• Danny Wiser

ITALY: Bocelli - Andrea Bocelli

Updated: Jan 20

By merging classical music with pop, the talented tenor brings opera to the masses with his striking singing

Whether you are into rap or techno, it is unlikely that in your years on this planet you have not come across the incredible voice of Andrea Bocelli. Whilst classical crossover may not be a genre to everyone’s taste, no matter what you think of it, it is undeniable that Bocelli’s powerful, operatic vocals are incredibly impressive. That might be what one could think when listening to the worst tracks on this album, however, at its zenith it is awe-inspiring.

“Kick back with a big glass of white wine on a lazy Sunday afternoon and bask in the majesty of the tenor’s splendid voice.”

Some albums have an obvious best song and Bocelli’s 1995 self-titled album falls into this category with the outstanding opening track Con te partirò. Whilst the song acts as an early demonstration of the immense notes that the Italian can reach, it is by no means the only time he does so. Whilst the track is understandably synonymous with the singer, the rest of the album maintains a high-standard making it worth listening to all the way through. Bocelli is an album that merges pop and opera masterfully, making the latter genre accessible to the masses despite misconceptions of being inherently a genre for the upper classes.

Whilst its simplicity could be a criticism, as every track seems to follow the same structure of starting off slow before reaching a dramatic middle section and softly petering out, what he does, simply with the beauty of his voice, is quash any myths that music is not a universal language to be enjoyed by all and that certain music can only be appreciated by the elite. He removes any pretentiousness that may make listening to an opera album a daunting prospect for some and strips it back to basics. Furthermore, by covering the popular '80s pop hit The Power of Love by Jennifer Love, he was bringing opera to the masses by giving those listeners less familiar with the genre an olive branch as they could adjust to his style by hearing both lyrics and tune they were bound to be familiar with already.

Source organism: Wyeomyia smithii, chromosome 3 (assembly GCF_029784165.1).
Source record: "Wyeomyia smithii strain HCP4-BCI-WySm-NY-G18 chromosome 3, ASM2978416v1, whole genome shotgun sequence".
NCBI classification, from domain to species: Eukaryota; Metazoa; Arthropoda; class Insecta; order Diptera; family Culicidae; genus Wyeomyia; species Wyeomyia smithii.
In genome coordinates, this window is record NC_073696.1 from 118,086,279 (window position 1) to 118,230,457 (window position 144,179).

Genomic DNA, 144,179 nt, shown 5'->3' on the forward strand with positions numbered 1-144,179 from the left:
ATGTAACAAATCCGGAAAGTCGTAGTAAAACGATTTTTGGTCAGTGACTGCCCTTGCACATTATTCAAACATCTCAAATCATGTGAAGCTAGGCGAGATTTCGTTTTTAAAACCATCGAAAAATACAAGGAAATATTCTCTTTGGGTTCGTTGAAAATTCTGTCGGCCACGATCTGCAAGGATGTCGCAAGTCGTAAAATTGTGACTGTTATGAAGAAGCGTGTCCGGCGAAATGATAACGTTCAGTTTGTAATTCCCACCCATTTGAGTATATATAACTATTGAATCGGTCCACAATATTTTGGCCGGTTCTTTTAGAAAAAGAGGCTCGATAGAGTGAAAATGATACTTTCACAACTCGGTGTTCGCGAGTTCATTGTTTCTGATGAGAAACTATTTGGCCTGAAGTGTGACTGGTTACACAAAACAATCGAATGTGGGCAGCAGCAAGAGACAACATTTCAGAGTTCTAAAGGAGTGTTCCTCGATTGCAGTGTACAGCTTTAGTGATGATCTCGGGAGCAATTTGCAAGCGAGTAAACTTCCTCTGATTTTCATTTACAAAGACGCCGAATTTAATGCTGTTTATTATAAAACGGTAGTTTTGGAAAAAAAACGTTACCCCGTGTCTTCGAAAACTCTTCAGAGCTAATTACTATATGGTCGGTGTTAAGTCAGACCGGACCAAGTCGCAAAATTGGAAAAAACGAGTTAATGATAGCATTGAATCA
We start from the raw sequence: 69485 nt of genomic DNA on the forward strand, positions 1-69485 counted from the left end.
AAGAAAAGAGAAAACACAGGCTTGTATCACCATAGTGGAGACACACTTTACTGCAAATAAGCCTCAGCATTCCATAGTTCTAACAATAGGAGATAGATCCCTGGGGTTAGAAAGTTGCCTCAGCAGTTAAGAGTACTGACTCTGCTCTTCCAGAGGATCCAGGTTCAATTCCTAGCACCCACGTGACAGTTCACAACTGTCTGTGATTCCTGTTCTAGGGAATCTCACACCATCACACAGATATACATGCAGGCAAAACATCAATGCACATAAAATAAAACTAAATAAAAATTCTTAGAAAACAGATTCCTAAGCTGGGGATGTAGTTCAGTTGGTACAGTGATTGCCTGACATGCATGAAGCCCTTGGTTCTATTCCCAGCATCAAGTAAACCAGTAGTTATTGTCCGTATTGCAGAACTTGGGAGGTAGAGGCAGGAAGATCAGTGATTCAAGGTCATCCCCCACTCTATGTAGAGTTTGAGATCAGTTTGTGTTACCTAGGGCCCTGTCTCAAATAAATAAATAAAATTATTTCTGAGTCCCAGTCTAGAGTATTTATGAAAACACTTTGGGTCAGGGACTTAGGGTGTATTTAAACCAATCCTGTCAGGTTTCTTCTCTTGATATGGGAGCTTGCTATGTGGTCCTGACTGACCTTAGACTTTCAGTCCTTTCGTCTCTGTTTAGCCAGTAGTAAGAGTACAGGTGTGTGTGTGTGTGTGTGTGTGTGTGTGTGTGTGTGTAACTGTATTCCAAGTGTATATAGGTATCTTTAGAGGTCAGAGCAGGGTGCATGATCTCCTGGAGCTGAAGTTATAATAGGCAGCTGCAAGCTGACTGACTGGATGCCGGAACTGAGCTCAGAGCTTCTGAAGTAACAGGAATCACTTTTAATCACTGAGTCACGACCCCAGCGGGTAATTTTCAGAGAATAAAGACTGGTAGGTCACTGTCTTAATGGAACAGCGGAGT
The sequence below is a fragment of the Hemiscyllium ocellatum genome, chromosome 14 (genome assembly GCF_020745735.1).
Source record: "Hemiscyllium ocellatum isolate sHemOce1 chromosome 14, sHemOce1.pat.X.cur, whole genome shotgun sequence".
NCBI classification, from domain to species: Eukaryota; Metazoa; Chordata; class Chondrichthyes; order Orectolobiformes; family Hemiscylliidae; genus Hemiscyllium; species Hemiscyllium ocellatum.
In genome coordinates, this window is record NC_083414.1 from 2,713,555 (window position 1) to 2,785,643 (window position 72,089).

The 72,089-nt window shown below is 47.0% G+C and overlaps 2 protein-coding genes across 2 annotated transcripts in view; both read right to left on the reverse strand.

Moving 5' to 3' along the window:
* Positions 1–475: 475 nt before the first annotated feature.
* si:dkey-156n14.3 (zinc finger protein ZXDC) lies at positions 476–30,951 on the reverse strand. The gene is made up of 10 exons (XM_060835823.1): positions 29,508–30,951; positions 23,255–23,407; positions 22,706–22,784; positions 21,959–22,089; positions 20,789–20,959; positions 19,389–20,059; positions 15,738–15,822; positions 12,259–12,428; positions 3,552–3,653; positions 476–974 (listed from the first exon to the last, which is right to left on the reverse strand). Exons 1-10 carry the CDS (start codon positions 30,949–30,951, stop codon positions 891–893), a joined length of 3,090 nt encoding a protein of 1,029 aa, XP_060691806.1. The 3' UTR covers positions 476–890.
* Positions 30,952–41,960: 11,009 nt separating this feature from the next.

In addition to the aforementioned two tracks mentioned that are easy for anyone to admire E chiove, Vivo Per Lei and Sempre sempre are in themselves great songs in their own right in which Bocelli’s vocal shine again and again. However, it could be argued that if one does not speak Italian they might not be able to fully appreciate the album. Whilst this could limit the enjoyment available for some of his audience, in the case of this album I do not believe it matters a great deal. This album is a mood setter. Kick back with a big glass of white wine on a lazy Sunday afternoon and bask in the majesty of the tenor’s splendid voice. Bocelli’s voice is commanding enough to dictate the mood of his audience as he transmits emotion by exploring the depths of his vocal range. The album is simultaneously relaxing and jarring, as he keeps his listeners on their toes, ensuring that they are transfixed on the beauty of his singing beyond anything else.

To me the album even paints a picture of Italy itself. I can easily imagine being sat outside in a piazza in any one of Italy’s major cities that are blessed with stunning architecture, watching a singer serenade passers-by and restaurant-goers with tracks from Bocelli’s superb second album. It is therefore no surprise that this album had much international success, as deep down, people from all across the world are jealous of 'la dolce vita' that many Italians live and try to emulate it in whatever way they can. Whilst, I would say that the album does not contain much variety that is not necessarily a big problem. The album is perfect if you wish to set a particular mood and listen in admiration to a voice that can be appreciated regardless of social class or nationality.